Students respond to Title IX complaints
Community is disappointed with how allegations are being handled, call for an open forum
Published: Friday, October 25, 2013
Updated: Friday, October 25, 2013 00:10
Students at the UConn have responded with shock to the Title IX allegations brought against the university and are disappointed with how it is being handled by the school and president.
After seven current and former UConn students filed a formal complaint that the university failed to protect them after reports of sexual assault and rape on Monday, President Susan Herbst defended the school’s response in an address to the Board of Trustees on Wednesday.
In general, students agree that the university needs to do more in terms of communicating how sexual assault will be recognized and prevented in the future.
“I don’t know all the information, all the facts, I’m just an observer, but it’s painful to watch other people suffer and the administration not do everything in is ability to protect those individuals, and I hope that this controversy doesn’t hurt the university, I hope it starts the conversation about rape culture that is positive and productive,” said 3rd-semester ACES major Varun Khatter.
If Title IX violations are found, the university could lose federal funding or face fines according to the complainants’ attorney Gloria Allred.
“I really hope the university takes all these allegations and really invests, and makes sure none of these allegations come up again,” said Panhellenic President Christine Campbell, a 7th-semester human development and family studies major.
Undergraduate Student Government Senator Abdullah Hasan agreed that the university should start a conversation to stop the allegations from happening again after he realized many students are not aware of what rape culture is, he said.
On his Facebook page, Hasan, a 3rd-semester political science and human rights double major, posted an explanation of rape culture after USG unanimously passed a resolution to address the prevalence of sexual harassment and the rape culture on campus.
“I ask fellow men the following questions,” Hasan wrote, “Have you been told to never walk home alone at night? Have you been told to always go to a party with a friend? Have you been told to take self-defense classes? Do you walk around with your keys in between your fingers (known as the ‘bear claw’) ready to defend any attacks? Do you, or have you ever been told to, carry pepper spray on you? Now ask these same questions to your sister, mother, girlfriend, wife or female friend. This is ‘rape culture’: to be under constant threat of rape or sexual assault. Imagine living your life with constant fear. Imagine constricting your every action because your safety is not guaranteed.”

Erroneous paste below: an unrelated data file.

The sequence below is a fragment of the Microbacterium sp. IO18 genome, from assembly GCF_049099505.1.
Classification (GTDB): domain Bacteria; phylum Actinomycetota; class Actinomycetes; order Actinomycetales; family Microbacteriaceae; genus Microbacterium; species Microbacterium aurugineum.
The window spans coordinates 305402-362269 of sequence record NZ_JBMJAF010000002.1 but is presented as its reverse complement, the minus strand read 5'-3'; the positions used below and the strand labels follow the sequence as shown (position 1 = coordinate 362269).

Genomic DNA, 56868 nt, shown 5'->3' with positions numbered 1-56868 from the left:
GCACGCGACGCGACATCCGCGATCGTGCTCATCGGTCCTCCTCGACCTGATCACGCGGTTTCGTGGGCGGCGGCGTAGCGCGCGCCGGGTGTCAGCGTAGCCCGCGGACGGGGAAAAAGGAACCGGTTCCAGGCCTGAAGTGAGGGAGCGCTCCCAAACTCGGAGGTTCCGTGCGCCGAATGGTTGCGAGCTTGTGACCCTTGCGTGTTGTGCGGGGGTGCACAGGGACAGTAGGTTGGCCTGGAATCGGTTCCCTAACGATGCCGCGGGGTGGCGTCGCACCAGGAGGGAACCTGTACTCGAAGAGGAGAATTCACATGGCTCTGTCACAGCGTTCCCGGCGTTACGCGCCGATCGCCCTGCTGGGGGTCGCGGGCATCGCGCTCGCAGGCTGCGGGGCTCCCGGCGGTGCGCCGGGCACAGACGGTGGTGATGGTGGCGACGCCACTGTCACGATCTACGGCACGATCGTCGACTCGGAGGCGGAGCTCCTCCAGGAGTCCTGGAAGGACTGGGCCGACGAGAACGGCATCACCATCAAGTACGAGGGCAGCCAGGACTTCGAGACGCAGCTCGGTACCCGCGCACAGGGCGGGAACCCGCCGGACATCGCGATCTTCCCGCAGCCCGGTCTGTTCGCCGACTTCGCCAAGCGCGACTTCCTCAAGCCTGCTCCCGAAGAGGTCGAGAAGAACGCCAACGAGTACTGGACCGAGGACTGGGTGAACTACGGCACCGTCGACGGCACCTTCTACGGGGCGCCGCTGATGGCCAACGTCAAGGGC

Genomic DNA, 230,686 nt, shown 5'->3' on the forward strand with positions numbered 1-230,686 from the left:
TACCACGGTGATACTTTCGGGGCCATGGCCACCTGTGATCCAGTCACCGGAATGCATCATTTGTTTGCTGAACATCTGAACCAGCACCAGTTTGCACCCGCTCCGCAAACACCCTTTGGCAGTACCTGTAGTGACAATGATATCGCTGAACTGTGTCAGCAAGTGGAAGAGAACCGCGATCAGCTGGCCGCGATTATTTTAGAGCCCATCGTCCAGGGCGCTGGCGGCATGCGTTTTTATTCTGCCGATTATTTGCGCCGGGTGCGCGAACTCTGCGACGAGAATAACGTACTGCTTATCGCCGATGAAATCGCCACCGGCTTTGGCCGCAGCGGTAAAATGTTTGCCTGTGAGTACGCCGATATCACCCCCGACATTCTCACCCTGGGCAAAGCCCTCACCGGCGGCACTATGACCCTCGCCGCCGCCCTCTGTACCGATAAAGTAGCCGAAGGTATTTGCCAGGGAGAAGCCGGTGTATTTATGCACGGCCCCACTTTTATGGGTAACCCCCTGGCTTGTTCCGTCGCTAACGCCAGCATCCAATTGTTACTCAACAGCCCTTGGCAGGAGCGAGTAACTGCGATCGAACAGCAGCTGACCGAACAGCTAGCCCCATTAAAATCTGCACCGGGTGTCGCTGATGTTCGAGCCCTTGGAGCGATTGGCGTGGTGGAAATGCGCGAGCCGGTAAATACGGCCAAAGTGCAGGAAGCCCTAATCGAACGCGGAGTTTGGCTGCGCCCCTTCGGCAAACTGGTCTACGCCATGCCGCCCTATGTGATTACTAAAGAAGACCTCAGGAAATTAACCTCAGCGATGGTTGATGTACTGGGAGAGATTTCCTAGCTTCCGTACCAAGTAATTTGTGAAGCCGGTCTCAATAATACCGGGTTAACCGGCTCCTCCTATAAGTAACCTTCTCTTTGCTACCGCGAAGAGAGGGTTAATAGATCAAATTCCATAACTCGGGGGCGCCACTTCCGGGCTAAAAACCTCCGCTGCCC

On UConn’s rape culture, some students were certain it existed, while others were shocked to hear the student’s sexual assault and rape stories.
“I was shocked really, I thought that it was just called the rape trail, not that it actually occurred,” said 1st-semester ACES major Brad Morrison.
Campbell said she personally had not seen much of a rape culture on campus, but “clearly it must be somewhat true if people feel this strongly about it.”
“I was really surprised at first that they were getting a lawyer involved, then after reading the stories, I was so proud of these women,” Campbell said.
Caitlyn Sousa said she is a survivor of sexual assault and that she did not have the opportunity to press charges.
“I think it’s very empowering for these women to come forward about this…The whole thing with rape culture is a lot of people assume that these types of issues occur during the night. The root of the problem is that people don’t realize that they actually occur with people they know when they are at parties consuming alcohol,” said the 3rd-semester psychology major, who transferred to UConn this semester.
Hasan said there was definitely a rape culture on campus, and Khattar called it a reality that the university doesn’t recognize.
Khattar added, “I don’t believe that the administration, Susan Herbst or the UConn police force intend to do any harm to any members of community, and I have faith that they are concerned about the greater good of the community, but regardless of intentions the reality is UConn could be a safer place.”
Nicole Simonsen, a 3rd-semester women studies and human rights major said to ensure that women feel safe on campus “we need to have a policy change and attitude change.
“I would like to see President Herbst more outraged by these students’ stories, and want to make a positive change and positive improvements,” Simonsen said.
Khattar said he would like to hear Herbst “speak not as an administrator, but as a person and be honest.”
“I want to see her become more involved with issue that are important to the university,” said Frankie Wunschel, a 3rd-semester statistics and human rights double major.
Wunschel agreed that the issue should be addressed through discussion, but noted that it should not “be shoved down people’s throats.
“I don’t think it’s a huge issue, you can’t go over the top with something like it. It’s an issue that needs to be talked about, not forced upon people,” he said.
Sumia Hussain, a 5th-semester allied health science major who went to the Board of Trustees meeting said of Herbst’s defense to the allegations: “even though she was listing resources available, I am disappointed that there is not enough outreach to tell students we have these resources.”